Patty Boyko 1961 – 2012

Spring came early this year to Cleveland. In fact, it has been here for weeks if the evidence of snowdrops blooming in my garden is to be believed. So I am technically late signing on and I wish I was later, because my reasons for signing on now are not happy.   I did not want to open the season this way.

I am selfish when it comes to reasoning why spring is here so early. Despite the fact that this early spring affects millions of people country wide, I am fairly egotistically certain that the reasons for this environmental anomaly stems from very personal events.   For example, that because my husband is not here to keep me warm on cold nights, there have not been as many cold nights.   But I know logically that Mother Nature does not make such exceptions for people like me.

My Aunt Patty died last week and was memorialized today.   In this modern world of cheerful pink ribbons and triumphant 3 day walks, it is easy to believe that we have breast cancer beat. After all, almost everyone knows someone who had it and lived. So it is a shock when you find someone who gets it and does not survive, especially when that someone is someone you hold dear.

Aunt Patty was my husband’s aunt. She was the kind of woman that on paper you should hate in a typical female jealous of perfect women sort of way. In short, she was the varsity captain cheerleader of the grown-up world.   She had everything… incredible looks, money, fabulous style, a happy marriage and perfect, beautiful children. To top it all off, she raised those perfect children through childhood and teenagedom in a house with an absolutely white living room.   Who does that except for someone you cannot be and therefore should despise?   Except you could not hate Patty.  Not even a tiny, little iota. Because along with all of that perfection came a soul that was kind and always made you feel like you were an essential part of, not an intruder into, her perfect world. She made everyone feel like that and everyone loved her for that.

And you don’t have to believe me on that. The proof is in the roll call pudding, so to speak. Her wake and funeral were full of evidence of her life of grace and kindness. I am not exaggerating at all when I say  there was a line out the door and down the block to get into her wake and the church (a very large church) was filled shoulder to shoulder.   There are famous celebrities who have had fewer people come to mark their passing.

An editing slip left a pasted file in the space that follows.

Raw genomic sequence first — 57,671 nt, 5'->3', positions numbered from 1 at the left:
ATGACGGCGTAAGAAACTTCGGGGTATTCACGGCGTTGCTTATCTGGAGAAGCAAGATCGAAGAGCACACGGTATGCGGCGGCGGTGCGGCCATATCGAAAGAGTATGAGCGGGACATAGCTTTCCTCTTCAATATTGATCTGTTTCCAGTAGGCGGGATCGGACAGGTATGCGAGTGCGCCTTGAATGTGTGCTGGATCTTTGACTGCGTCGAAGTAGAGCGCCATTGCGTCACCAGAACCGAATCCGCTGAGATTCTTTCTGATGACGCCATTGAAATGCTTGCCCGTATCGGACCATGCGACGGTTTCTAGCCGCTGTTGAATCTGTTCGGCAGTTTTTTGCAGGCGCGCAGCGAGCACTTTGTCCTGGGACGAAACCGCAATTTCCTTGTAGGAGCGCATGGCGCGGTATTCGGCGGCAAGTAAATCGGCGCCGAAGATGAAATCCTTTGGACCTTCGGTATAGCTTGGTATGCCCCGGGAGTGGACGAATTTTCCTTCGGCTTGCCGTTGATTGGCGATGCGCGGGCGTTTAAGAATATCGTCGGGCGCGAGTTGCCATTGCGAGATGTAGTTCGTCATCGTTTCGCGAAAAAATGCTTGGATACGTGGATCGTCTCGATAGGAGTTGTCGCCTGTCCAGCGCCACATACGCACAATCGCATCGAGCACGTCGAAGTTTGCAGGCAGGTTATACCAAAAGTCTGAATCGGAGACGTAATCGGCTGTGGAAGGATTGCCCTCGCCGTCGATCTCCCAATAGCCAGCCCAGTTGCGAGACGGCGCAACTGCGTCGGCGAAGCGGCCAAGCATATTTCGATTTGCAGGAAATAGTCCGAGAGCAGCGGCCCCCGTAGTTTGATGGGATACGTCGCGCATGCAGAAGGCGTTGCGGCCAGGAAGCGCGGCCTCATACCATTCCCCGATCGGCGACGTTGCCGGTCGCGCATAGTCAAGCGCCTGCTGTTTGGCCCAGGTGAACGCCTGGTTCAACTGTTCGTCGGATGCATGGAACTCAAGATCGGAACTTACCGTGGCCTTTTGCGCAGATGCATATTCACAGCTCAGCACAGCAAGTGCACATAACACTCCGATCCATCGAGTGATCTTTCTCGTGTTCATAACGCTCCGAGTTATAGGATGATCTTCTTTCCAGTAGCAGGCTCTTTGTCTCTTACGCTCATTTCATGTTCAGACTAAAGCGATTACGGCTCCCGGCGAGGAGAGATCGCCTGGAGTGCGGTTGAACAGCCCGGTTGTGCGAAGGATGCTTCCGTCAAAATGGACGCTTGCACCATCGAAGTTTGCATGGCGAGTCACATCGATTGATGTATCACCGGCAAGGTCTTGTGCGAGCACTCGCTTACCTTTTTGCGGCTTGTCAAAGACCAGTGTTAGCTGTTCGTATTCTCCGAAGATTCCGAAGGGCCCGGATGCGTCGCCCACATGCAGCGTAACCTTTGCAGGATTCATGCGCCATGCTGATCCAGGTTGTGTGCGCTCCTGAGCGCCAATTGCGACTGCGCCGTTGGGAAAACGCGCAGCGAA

When I think of Patty, I will forever think of cut flowers wonderfully arranged and always beautiful. She always had them in life and was surrounded by them death as well. One could have mistaken the funeral home for an indoor garden for all the flowers that were there sent by people who were mourning her passing.

So spring came early to Cleveland this year. I think that the whole of the universe came together to make sure that my Aunt Patty got to see one more spring.   No one should have to die in winter but we do not get to make that kind of choice because the world is more important than one human being. But I’d like to think that while Mother Nature cannot fulfill this for everyone, for someone as special as Patty, she made an exception.

Welcome, Spring. Goodbye, Patty. We will miss you. The world is not as bright without your smile.

9 thoughts on “Patty Boyko 1961 – 2012
  1. Robin Andersen on

    I am so sorry for your loss. my thoughts and prayers go out to you and yours


  2. Ellen W. on

    I’m so very sorry for your, and your family’s loss.


  3. Was thinking about you the other day and voila, here I am. However, I wish it was under different circumstances. Your aunt was way too young. My sympathies.


  4. You have such a way of engaging your readers. While we will never have the pleasure of knowing your Aunt Patty in person, with this post – somehow we will feel we had. Simply wonderful!


  5. Kristin on

    Thanks, Hanna for writing such a beautiful tribute to our Aunt Patty. Its so hard to believe that we won’t see her smiling face anymore. And for those who had a hard time believing what you wrote about her, every word is true. I assure you…even the part about the white living room! Rest in peace, Auntie Patty! We love you so much!


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